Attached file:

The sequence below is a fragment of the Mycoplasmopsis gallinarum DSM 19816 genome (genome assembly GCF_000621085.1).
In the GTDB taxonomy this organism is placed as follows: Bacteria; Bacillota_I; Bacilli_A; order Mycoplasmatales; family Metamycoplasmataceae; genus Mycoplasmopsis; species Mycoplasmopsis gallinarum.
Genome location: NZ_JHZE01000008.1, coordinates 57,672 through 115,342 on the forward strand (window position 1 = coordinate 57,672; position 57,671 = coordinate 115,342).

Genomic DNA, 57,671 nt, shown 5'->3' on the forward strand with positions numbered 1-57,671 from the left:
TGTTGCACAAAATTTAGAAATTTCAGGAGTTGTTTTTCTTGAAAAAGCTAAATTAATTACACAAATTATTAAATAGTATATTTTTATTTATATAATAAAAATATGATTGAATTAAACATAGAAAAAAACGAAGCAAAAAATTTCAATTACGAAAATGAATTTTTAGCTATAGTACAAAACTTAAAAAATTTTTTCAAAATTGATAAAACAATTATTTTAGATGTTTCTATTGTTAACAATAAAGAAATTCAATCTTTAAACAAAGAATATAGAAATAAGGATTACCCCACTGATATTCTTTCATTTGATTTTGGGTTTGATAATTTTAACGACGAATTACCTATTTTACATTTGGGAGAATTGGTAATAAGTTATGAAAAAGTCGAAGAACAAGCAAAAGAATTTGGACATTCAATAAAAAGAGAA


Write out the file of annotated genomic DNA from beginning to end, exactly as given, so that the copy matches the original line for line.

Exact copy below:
The sequence below is a fragment of the Mycoplasmopsis gallinarum DSM 19816 genome (genome assembly GCF_000621085.1).
In the GTDB taxonomy this organism is placed as follows: Bacteria; Bacillota_I; Bacilli_A; order Mycoplasmatales; family Metamycoplasmataceae; genus Mycoplasmopsis; species Mycoplasmopsis gallinarum.
Genome location: NZ_JHZE01000008.1, coordinates 57,672 through 115,342 on the forward strand (window position 1 = coordinate 57,672; position 57,671 = coordinate 115,342).

Genomic DNA, 57,671 nt, shown 5'->3' on the forward strand with positions numbered 1-57,671 from the left:
TGTTGCACAAAATTTAGAAATTTCAGGAGTTGTTTTTCTTGAAAAAGCTAAATTAATTACACAAATTATTAAATAGTATATTTTTATTTATATAATAAAAATATGATTGAATTAAACATAGAAAAAAACGAAGCAAAAAATTTCAATTACGAAAATGAATTTTTAGCTATAGTACAAAACTTAAAAAATTTTTTCAAAATTGATAAAACAATTATTTTAGATGTTTCTATTGTTAACAATAAAGAAATTCAATCTTTAAACAAAGAATATAGAAATAAGGATTACCCCACTGATATTCTTTCATTTGATTTTGGGTTTGATAATTTTAACGACGAATTACCTATTTTACATTTGGGAGAATTGGTAATAAGTTATGAAAAAGTCGAAGAACAAGCAAAAGAATTTGGACATTCAATAAAAAGAGAA